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Mesa Verde horses go up for adoption

Towaoc is a big bay mare who is the herd leader. She is happy to work with people and will make someone a great riding horse. She was estimated to have been born in 2019, is 15 hands high and very sensible. (Courtesy of Mustang Camp)
Wild herd has been tamed by Mustang Camp; adoption sign-up started and application process begins soon

Sign-up has begun to adopt a horse from the wild herd recently gathered from Mesa Verde National Park, and an application process is pending.

In September, 19 horses were successfully rounded up using a bait-and-trap, low-stress capture method.

Ownership transferred to the National Mustang Association Colorado Chapter, which will oversee the adoption process.

The band of 14 mares, a stallion and four males were transported to the Mustang Camp in Blanco, New Mexico, to be tamed by horse trainer Patricia Barlow-Irick.

Eight mares and four geldings (castrated males) will be ready for adoption within the next two weeks, said Becky Leonard, ambassador of the Mesa Verde Horse Adoption Project.

The horses have been gentled, are trained for halter lead and trailing, and have spent time socializing with domestic horses outside their band. They are not ready to be ridden.

The horses are healthy, have been treated by a veterinarian and farrier and have received appropriate shots.

“The next step is finding their forever homes with owners who will love and train them further,” Leonard said. “There is a lot of interest.”

Interested adopters should visit the Mustang Camp website. Click on the Explore Mustang Camp, and scroll down to Mesa Verde horses section.

View the gallery of horses, then click the sign-up link for potential adoption. Check the box of the horse or horses you are interested in. The adoption fee is $1,000 per horse.

Cortez is a well-built filly who takes her training seriously and is very athletic. She was born in 2022. (Courtesy of Mustang Camp)
Pagosa is a very stout stallion. He will be gelded before adoption. He was probably born in 2020. (Courtesy of Mustang Camp)
Tiffany is the busybody of the herd. She can be annoyingly friendly, but willing to do what ever the human wants. She was probably born in 2021. This little buckskin is always first in line for everything. She loves people and needs someone who will love her back. (Courtesy of Mustang Camp)
Rico is a handsome young colt and will be gelded before adoption. He was born in 2022. Rico has an air of confidence. He has no fear to leave his mother’s side and engage with life. His two-tone mane is stunning. (Courtesy of Mustang Camp)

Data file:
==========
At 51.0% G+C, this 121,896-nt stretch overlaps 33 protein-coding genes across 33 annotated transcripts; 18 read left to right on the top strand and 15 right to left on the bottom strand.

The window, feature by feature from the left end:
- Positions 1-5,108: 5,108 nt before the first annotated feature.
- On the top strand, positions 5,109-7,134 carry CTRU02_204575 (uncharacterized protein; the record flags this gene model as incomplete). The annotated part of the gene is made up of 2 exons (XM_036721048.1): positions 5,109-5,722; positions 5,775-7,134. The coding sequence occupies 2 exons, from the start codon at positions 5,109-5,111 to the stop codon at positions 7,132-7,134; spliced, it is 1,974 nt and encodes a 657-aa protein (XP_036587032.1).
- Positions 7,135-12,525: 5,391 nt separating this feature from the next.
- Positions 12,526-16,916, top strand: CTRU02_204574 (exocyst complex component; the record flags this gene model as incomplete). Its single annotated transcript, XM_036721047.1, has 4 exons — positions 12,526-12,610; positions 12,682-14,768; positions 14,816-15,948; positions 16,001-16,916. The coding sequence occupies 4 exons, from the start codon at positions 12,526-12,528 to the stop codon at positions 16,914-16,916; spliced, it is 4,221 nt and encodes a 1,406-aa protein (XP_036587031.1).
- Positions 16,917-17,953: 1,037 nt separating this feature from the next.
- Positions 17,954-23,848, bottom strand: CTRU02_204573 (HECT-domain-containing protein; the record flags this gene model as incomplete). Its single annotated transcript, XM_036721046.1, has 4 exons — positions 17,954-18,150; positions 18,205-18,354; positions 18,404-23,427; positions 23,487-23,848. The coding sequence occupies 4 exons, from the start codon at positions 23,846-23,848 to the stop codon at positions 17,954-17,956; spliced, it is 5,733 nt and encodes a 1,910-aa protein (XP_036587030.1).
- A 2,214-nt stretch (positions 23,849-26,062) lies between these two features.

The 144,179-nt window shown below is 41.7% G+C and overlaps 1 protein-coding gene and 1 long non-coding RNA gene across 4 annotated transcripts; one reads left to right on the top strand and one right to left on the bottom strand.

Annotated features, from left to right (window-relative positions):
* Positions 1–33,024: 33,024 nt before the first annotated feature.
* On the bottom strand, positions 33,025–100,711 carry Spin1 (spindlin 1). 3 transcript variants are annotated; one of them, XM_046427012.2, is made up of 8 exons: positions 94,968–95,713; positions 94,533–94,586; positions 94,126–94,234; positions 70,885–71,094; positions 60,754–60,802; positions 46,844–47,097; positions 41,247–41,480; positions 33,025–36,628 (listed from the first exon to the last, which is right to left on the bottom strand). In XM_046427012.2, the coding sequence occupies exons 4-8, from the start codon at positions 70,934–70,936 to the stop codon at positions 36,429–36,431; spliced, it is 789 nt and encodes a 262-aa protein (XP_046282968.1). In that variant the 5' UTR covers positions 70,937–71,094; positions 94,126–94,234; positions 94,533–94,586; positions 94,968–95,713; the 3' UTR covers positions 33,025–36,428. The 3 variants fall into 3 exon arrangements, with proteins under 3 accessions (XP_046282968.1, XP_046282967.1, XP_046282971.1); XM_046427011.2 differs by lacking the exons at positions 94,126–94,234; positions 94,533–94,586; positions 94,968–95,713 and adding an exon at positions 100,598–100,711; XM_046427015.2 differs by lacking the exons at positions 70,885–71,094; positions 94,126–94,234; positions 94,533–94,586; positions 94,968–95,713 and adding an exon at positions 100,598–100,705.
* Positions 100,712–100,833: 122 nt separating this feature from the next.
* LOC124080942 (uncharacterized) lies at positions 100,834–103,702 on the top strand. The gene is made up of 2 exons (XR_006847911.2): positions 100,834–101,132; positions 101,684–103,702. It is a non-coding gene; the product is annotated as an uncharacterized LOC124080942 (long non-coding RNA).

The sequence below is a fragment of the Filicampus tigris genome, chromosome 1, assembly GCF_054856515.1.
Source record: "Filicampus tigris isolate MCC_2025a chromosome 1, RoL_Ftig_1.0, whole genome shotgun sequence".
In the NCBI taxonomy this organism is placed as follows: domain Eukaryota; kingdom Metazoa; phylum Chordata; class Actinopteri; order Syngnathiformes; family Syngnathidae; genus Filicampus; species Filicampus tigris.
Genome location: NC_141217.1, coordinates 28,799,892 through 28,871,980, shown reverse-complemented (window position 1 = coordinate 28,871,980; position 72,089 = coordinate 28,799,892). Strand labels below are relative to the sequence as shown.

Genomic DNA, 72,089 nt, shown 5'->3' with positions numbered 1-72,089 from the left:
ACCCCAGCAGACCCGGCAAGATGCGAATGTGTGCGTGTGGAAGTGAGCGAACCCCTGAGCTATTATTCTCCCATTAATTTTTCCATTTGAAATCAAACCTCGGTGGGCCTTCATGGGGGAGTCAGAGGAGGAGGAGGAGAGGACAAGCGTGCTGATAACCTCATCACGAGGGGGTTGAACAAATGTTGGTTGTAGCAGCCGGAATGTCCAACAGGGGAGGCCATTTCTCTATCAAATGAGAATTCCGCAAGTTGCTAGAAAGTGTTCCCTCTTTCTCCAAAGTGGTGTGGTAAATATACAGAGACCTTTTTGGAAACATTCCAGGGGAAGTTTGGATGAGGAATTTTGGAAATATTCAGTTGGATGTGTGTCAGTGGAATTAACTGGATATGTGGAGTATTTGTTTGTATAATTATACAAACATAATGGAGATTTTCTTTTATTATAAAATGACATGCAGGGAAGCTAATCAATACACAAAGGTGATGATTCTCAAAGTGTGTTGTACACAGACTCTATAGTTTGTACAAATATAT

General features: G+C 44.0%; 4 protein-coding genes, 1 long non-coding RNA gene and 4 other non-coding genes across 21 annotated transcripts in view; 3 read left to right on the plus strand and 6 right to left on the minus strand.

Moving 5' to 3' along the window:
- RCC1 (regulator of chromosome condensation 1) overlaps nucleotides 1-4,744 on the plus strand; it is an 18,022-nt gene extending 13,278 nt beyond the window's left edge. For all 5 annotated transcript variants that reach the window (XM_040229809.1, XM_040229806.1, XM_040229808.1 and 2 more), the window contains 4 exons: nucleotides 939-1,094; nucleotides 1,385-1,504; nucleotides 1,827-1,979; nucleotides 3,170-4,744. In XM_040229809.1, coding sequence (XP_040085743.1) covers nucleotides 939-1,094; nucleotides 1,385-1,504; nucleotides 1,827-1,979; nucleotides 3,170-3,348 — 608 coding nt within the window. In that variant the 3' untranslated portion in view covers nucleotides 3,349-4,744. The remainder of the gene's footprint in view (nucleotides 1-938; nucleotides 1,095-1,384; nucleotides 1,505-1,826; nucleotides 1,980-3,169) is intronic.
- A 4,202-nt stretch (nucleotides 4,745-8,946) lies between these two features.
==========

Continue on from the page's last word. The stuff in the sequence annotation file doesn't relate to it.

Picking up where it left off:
The next step is an application process. The link to the application is not live yet, but will be at the same location as the sign-up. The application will also be posted on the National Mustang Association Colorado Chapter website at nmaco.org

Applicants will be carefully vetted, Leonard said, and there are required conditions.

  • Adopters should have adequate land, such as a farm or ranch with maintained fences.
  • Adopters must have adequate facilities and finances for keeping horses, and have experience caring for and training horses.
  • Horses are social animals, so an adopter should already have another horse or horses.
  • Adopted horses must be kept and cared for over their natural life span, and are not allowed to sold or given away. If an owner no longer wants the horse, it must be returned to the Mustang Camp.

Applicants will go through a video education process. Potential adopters will view a series of videos about horse care and training and then answer questions. They are encouraged to visit the Mustang Camp to view the horses up for adoption and meet with trainers.

The Mustang Association along with the Mustang Camp will review applicants and make final decisions on adoptions.

Oct 9, 2022
First band of wild horses captured at Mesa Verde National Park

Follow-up visits by organization officials will occur to check on the horses that are adopted. Titles are released after six months.

The Mesa Verde horses are exceptionally calm and trusting toward people, according to the Mustang Camp website. They are all larger than most mustangs and correctly proportioned.

The low-stress round up technique used at the park has translated to an easier gentling and taming process, Leonard said.

“They love human contact, and there have been no incidents of wild behavior,” she said. “Because that trust has been established, they are not fearful of humans or trailers.”

Tamed wild mustangs have varied and sometimes unique personalities. They tend to be a bit smarter than their domestic counterparts.

“These horses are very hearty and can do most anything,” Leonard said. “Wild horses become very loyal to their owners.”

Once adopted, the horses can be trained and put to work as a pack horse, riding horse, compete in rodeo events, work on the ranch or used for recreational trail rides.

Additional low-stress roundups are planned by Mesa Verde National Park to capture the estimated 65 to 70 wild horses that still remain in the park. The horses will go through the same process that the first captured band went through and be adopted out.

jmimiaga@the-journal.com